April 7, 2020
Across the world, countries battling the coronavirus are depending on their community pharmacies to provide healthcare and medicines to their population. Patients are being encouraged to use their pharmacies for advice, and governments are depending on pharmacies to manage limited supplies of medicines. Pharmacies work hard to ensure all their patients have the medicines they need, limiting stockpiling. Several initiatives to help patients have been agreed in WPC member countries. In Australia a government funded home delivery service for patients who cannot get to their pharmacy has been agreed and implemented; a similar service is under discussion in England. In Ireland community pharmacists have been given permission to use their professional judgement in supply of a medicine outside of a prescription.In South Korea, which has been very successful at limiting the spread of Covid-19, the government has implemented a policy of distributing a large proportion of face masks through community pharmacies. The percentage of all face masks supplied through pharmacies has risen from 50% to 70%.World Pharmacy Council members have shared advice and experience on Protective Personal Equipment and measures to limit risk of spread of Covid-19, such as Perspex screens, as well as signage and other messages to support community pharmacies in continuing to deliver critical frontline services, as people with possible symptoms have been discouraged from visiting doctors.The use of community pharmacies by both health and ill people puts the pharmacy team at risk. In Spain, where the impact of the pandemic is particularly severe, 5 pharmacists have tragically died, and 50 pharmacies have been forced to close.The role of pharmacies in the frontline has been recognised in many countries, including Portugal, where the senior Health Minister praised pharmacies, saying “there are many frontlines, sometimes less obvious or less noticeable, such as the pharmacies, that I would like to hail emphatically, though the President of the Portuguese Pharmaceutical Chamber, Prof. Ana Paula Martins, for their restless work”.The WPC is monitoring the development of policy and guidance by the OECD to ensure that it supports and promotes the valuable services provided by pharmacies, whilst protecting the public against unscrupulous and fraudulent exploitation of the pandemic.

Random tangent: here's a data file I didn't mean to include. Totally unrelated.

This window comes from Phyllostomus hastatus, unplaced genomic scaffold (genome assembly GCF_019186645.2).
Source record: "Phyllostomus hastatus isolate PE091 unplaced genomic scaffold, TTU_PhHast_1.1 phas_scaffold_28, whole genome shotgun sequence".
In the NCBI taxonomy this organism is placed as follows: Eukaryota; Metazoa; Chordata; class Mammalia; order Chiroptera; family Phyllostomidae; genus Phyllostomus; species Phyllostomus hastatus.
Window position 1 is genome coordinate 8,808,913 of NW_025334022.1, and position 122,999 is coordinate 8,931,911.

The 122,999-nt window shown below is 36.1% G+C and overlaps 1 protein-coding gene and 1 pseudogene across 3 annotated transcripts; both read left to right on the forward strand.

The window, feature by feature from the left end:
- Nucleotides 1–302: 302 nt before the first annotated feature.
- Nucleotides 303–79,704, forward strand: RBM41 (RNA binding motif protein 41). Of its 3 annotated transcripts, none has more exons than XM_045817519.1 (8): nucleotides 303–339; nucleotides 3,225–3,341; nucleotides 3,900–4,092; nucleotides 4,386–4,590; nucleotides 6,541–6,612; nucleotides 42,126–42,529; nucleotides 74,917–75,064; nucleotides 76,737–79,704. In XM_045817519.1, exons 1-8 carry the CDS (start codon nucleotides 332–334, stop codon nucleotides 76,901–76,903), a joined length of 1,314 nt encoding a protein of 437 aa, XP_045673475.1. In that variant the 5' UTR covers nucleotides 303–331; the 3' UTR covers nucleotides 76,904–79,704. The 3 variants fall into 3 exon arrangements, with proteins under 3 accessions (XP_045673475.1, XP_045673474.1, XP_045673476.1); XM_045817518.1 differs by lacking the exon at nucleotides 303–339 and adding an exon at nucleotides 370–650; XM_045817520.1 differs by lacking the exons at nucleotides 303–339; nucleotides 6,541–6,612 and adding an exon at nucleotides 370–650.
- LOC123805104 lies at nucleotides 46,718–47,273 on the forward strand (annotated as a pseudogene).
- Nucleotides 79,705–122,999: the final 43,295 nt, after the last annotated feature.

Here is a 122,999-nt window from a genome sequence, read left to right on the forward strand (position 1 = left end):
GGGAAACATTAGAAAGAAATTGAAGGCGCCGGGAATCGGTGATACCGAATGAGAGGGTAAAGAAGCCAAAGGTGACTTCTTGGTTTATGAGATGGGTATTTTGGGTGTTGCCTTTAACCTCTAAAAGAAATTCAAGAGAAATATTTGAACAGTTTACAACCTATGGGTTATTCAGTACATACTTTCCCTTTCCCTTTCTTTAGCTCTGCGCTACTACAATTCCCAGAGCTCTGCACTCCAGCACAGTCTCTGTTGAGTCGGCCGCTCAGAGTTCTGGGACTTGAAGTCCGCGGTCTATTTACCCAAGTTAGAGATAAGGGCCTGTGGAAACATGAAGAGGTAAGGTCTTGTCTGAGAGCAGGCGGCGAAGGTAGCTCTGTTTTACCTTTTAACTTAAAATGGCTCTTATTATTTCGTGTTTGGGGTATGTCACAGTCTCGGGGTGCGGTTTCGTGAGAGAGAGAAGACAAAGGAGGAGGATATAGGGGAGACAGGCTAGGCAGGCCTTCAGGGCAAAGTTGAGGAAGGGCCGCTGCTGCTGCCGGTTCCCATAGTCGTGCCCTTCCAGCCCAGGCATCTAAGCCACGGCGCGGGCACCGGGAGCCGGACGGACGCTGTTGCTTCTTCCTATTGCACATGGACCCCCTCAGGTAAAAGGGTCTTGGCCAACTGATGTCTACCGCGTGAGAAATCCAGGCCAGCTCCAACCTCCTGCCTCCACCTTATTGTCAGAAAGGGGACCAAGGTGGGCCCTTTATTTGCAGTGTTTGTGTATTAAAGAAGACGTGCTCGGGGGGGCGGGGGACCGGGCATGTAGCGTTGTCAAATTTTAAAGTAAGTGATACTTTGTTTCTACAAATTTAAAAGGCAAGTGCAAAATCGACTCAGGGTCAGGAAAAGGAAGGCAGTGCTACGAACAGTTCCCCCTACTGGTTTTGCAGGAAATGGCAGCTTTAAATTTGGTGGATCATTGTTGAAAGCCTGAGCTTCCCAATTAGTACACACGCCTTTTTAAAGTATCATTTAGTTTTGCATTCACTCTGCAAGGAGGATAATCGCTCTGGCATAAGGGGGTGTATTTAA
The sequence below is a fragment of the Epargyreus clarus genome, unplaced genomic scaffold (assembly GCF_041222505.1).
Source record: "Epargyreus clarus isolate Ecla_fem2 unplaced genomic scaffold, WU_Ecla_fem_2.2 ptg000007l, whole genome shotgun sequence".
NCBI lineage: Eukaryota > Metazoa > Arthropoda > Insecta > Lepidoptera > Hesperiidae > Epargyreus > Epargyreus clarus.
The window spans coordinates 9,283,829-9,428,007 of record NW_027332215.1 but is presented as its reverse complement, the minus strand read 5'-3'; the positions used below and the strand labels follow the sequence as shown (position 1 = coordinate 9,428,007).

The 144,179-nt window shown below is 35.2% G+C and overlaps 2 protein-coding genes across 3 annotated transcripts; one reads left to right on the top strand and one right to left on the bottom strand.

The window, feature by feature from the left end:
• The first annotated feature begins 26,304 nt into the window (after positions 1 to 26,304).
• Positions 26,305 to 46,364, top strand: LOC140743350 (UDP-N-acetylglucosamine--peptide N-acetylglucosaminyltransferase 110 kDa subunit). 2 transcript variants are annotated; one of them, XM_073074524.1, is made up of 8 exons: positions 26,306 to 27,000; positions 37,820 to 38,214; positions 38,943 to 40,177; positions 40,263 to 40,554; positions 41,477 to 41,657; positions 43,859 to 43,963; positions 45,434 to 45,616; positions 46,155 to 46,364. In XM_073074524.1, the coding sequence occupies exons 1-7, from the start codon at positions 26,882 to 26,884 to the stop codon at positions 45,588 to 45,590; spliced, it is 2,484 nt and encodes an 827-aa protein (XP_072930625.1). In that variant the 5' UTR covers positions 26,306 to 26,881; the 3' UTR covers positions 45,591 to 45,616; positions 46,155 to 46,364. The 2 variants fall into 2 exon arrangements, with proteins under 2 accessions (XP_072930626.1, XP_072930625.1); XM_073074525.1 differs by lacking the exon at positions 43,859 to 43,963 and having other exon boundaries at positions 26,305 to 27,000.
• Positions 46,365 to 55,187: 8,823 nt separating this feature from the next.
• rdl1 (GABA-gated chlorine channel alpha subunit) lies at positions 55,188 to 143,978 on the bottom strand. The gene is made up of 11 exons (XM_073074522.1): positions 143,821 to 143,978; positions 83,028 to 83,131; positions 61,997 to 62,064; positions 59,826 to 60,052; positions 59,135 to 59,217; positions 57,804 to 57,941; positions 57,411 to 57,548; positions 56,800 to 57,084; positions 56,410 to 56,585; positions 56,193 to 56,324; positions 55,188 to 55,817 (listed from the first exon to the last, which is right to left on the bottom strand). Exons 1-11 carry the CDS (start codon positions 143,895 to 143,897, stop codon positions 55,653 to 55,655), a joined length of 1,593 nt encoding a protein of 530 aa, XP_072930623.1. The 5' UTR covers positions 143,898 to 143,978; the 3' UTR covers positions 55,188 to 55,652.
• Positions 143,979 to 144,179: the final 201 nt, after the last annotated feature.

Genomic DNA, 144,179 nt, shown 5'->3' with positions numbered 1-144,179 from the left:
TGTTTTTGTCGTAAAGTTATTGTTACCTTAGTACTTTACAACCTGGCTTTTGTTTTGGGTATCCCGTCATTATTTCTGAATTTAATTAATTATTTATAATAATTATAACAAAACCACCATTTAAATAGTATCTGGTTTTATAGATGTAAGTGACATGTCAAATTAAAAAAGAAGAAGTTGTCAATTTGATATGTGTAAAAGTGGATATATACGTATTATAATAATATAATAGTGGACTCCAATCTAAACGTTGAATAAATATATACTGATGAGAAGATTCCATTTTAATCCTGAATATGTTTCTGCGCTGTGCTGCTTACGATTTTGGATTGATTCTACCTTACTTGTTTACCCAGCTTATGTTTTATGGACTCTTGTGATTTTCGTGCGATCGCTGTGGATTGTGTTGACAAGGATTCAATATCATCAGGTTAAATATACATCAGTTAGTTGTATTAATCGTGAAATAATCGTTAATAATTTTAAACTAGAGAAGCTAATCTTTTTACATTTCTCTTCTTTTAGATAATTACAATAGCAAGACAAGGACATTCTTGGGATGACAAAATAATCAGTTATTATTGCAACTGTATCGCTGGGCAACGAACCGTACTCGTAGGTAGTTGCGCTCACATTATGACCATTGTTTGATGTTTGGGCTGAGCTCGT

Covid-19:community pharmacies on the front line
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